More people than ever are working from home and limiting their travel, so the roads are less congested than they were just a few years ago — yet traffic fatalities have risen sharply.
According to early estimates by the U.S. Department of Transportation’s National Highway Traffic Safety Administration (NHTSA), an estimated 8,730 people have died in roadway collisions in the first three months of this year alone — which is about 10.5% more than in the first quarter of 2020.
What’s causing the rise in fatal wrecks?
Essentially, the data suggests that the same factors that were in play in 2020 (which also saw increasing fatalities compared to the number of miles motorists drove and the number of actual accidents) are still reshaping the ways people drive.
There may be fewer vehicles on the road, but that seems to have encouraged some of the drivers who are left to take bigger chances and be more irresponsible with their driving habits than before. There are drivers out there who seem to take the wide-open road as an invitation to:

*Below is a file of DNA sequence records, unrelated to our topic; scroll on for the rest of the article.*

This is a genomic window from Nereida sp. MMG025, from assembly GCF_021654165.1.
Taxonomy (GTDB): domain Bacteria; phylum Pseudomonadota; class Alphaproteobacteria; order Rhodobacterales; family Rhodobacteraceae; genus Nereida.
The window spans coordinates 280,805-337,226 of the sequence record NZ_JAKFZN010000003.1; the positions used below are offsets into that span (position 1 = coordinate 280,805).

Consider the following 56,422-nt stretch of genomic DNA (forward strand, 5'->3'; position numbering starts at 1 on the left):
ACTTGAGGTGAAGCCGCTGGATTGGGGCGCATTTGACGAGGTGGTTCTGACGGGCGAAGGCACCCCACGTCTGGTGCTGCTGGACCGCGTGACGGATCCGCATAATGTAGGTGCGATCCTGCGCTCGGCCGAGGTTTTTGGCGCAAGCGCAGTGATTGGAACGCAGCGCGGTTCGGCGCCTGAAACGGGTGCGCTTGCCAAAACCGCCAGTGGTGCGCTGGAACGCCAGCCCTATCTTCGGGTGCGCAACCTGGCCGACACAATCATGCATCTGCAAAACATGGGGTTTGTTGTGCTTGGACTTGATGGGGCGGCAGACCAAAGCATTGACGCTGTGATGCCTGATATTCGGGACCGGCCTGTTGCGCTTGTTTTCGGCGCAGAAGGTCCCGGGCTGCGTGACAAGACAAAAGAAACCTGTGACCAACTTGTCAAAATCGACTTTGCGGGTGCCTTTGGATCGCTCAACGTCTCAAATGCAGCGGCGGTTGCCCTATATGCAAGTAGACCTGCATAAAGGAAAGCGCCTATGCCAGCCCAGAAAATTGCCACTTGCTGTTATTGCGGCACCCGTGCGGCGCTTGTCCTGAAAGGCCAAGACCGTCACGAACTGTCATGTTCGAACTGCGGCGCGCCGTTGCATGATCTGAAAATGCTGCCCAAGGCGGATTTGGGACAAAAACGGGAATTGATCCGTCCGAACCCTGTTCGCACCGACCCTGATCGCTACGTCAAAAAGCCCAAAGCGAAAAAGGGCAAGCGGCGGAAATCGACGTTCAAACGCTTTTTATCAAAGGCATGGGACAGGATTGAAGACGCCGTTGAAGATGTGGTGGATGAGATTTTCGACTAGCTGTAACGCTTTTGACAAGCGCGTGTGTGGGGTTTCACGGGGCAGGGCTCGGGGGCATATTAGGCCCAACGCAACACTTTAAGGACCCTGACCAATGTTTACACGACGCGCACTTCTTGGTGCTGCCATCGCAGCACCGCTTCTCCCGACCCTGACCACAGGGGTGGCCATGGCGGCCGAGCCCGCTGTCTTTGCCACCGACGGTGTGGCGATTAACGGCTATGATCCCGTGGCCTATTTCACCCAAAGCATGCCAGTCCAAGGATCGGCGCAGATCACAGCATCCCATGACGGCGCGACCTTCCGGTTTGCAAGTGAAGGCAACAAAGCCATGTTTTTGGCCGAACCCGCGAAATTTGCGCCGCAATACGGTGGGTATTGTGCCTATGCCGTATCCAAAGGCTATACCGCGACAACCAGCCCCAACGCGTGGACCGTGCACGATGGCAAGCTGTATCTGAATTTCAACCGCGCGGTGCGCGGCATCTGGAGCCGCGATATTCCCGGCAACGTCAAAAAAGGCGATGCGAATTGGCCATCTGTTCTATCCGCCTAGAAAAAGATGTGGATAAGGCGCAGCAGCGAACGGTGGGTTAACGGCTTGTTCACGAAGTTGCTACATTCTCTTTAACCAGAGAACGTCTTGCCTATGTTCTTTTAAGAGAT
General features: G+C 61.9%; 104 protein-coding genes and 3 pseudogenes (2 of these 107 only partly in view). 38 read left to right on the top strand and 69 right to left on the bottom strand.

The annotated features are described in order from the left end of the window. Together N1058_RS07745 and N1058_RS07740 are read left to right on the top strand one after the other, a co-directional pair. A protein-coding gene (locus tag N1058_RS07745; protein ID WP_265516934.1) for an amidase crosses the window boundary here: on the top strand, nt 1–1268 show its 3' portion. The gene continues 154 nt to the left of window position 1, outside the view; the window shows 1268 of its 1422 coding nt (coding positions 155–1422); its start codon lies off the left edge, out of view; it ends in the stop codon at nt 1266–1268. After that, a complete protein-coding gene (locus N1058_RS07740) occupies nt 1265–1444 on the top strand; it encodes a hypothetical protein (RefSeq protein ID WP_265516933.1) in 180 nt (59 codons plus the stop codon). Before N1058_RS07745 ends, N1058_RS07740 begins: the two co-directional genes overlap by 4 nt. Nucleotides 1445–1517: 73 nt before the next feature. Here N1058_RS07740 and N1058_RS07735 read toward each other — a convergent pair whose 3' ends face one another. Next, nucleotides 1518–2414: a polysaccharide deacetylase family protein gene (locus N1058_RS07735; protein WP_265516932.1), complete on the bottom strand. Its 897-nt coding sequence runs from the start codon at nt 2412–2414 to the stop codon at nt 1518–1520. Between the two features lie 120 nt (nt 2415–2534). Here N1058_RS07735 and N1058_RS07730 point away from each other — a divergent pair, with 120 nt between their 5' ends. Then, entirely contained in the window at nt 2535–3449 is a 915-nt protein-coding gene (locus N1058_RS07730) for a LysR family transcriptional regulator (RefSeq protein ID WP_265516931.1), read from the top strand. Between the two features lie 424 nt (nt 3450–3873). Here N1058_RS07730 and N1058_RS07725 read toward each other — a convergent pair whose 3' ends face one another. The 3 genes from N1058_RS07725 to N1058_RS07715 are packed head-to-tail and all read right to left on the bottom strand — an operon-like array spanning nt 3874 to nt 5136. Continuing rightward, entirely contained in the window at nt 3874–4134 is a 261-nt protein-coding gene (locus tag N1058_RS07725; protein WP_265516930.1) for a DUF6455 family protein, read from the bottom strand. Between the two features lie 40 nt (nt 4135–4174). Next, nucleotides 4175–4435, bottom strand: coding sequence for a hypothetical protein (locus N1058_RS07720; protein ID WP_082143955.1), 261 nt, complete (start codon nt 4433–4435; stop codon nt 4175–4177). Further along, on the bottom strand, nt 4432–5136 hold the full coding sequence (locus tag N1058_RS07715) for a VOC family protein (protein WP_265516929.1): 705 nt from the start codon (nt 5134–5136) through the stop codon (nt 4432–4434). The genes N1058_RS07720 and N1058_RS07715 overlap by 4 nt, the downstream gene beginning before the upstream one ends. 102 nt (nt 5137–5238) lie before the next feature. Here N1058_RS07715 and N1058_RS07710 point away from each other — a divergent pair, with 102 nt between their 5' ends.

- Speed faster than ever
- Ignore safety measures, like seat belts
- Drive under the influence of drugs
- Engage in distracted driving behaviors
- Drive while intoxicated
The only good news that stands out among the latest NHTSA data is that truck-related wrecks actually went down in 2020. The federal agency hasn’t yet calculated the figures for 2021. That indicates that the big-rig operators, at least, are being prudent about their responsibilities to others.
A collision with a truck or another vehicle can happen to anybody. After all, no matter how careful you are, there’s no telling who else is out there sharing the road with you — and they may be less safety-minded. If you are seriously injured in a wreck with a commercial vehicle, find out more about your legal options.